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biochemistry

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The amino acid R has how many ionizable protons?

  • biochemistry - ,

    The amino acid arginine (R) has how many ionizable protons?

  • biochemistry - ,

    http://en.wikipedia.org/wiki/Arginine
    Looks like one(1) COOH group to me so one proton that ionizes.

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    I think it would be three, depending on the environment. Basic environments would cause the CO2H group to become ionized because it would be deprotonated and would thus become negatively charged. Conversely, the amine group and the amino acid's R group would become ionized in an acidic environment by accepting protons to become positively charged.

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    Devron, you may be right; however, the way I interpret the problem is "ionizable proton" to me means the deprotonation of the COOH group. "Ionizable" to me does not mean the acceptance of a proton. Since this is a new term to me I googled "ionizable proton" and "ionizable proton for bases" and I received ONLY discussions that agreed with my thoughts. If you find different please let me know and please give me a source (link). As previously stated, this is a new term to me; therefore, I'm interested in learning all I can about it

  • biochemistry - ,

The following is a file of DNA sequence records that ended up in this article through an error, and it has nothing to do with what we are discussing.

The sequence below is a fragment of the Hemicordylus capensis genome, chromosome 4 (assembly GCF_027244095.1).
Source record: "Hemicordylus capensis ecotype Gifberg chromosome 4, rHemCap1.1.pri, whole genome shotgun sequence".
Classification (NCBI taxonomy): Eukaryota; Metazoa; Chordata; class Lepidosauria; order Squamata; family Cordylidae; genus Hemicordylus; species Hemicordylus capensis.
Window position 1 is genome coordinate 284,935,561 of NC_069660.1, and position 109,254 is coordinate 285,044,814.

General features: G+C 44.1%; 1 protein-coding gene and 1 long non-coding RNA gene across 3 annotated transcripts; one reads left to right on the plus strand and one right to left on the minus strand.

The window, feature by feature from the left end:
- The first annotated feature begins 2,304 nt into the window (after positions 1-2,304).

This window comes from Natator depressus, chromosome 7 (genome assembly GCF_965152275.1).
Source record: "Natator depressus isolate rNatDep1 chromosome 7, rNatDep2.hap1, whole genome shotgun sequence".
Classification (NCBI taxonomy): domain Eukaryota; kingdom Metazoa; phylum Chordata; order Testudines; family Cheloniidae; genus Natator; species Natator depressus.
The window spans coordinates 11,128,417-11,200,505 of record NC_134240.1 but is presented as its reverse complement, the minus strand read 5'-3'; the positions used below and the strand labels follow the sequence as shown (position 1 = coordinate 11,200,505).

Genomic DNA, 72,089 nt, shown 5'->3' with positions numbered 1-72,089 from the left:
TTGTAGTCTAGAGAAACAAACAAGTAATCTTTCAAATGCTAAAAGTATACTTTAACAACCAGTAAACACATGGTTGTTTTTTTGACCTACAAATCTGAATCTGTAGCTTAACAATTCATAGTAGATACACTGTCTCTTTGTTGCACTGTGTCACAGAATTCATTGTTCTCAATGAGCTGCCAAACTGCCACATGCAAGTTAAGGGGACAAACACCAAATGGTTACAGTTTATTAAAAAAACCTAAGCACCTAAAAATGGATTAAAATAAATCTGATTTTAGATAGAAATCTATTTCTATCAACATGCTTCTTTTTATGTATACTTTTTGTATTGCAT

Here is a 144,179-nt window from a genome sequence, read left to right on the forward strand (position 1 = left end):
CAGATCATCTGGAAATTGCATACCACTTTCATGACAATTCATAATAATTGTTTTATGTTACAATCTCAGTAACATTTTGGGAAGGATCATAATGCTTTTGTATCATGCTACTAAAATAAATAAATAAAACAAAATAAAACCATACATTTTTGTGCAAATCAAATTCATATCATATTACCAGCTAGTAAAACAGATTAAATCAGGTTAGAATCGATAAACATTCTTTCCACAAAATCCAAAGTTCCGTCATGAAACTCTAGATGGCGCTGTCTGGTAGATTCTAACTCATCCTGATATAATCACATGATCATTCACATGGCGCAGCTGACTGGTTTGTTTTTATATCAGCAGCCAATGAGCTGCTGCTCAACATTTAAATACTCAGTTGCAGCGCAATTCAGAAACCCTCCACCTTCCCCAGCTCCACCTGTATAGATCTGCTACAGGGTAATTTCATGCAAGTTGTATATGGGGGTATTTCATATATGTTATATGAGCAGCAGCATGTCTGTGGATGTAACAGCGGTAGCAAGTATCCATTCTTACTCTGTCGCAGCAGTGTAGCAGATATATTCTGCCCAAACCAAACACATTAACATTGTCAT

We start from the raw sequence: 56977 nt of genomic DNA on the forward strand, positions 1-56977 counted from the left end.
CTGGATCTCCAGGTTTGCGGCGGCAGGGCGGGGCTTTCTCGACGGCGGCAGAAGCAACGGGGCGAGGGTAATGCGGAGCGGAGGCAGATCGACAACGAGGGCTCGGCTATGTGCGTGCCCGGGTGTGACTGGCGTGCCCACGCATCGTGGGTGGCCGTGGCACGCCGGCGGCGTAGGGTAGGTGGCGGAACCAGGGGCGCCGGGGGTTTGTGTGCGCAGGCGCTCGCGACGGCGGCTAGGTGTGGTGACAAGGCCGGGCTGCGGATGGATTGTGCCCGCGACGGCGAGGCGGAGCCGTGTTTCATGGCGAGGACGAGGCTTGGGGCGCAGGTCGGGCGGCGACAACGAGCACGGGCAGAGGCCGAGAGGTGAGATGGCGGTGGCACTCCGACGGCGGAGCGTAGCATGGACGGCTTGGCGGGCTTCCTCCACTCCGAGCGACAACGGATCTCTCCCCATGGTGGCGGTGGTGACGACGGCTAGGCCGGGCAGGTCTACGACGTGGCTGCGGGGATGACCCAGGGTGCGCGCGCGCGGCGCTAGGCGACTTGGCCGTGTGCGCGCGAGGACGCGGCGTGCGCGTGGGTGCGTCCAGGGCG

The answer is three. Each of the twenty amino acids has a carboxyl terminus (CO2H), an amino-terminus (NH2), and a R-group. At least two of these groups of an amino acid will always be ionizable groups, and the R-group may or may not be depending on the amino acid. I am pretty sure that you would agree that the CO2H group is acidic because of its ability to donate protons. However, most people forget to look at the other two groups of an amino acid. The 20 amino acids can be broken down into four groups; non-polar amino acids, polar amino acids, acidic amino acids, and basic amino acids.The carboxyl-terminus of an amino acid has a pka value because it has the ability to donate its proton, and the amino-terminus also has the ability to donate a proton if it is ionized.Therefore, in biochemistry, the amino-terminus is assigned a pka value because it also can not donate a proton making the number of ionizable groups at least two.The specific amino acid in question in this post is a basic amino acid, and its R-group can also become ionized, so it s R-group is also assigned a pka value. This is why the answer is three and not two or one. But why isn't it four with this logic since their are two amines in Arginine's R-group? I am not sure, but I believe it has to do with resonance and the different structures that it can undergo because of resonance.You wouldn't have been able to see three ionizable groups looking at the image that you provided because the picture doesn't show you the structure of the amino acid in a very acidic environment, neutral environment (native), or basic environment. If you google isolelectric points, pka values, and/or titrations for amino acids, this will all make sense.

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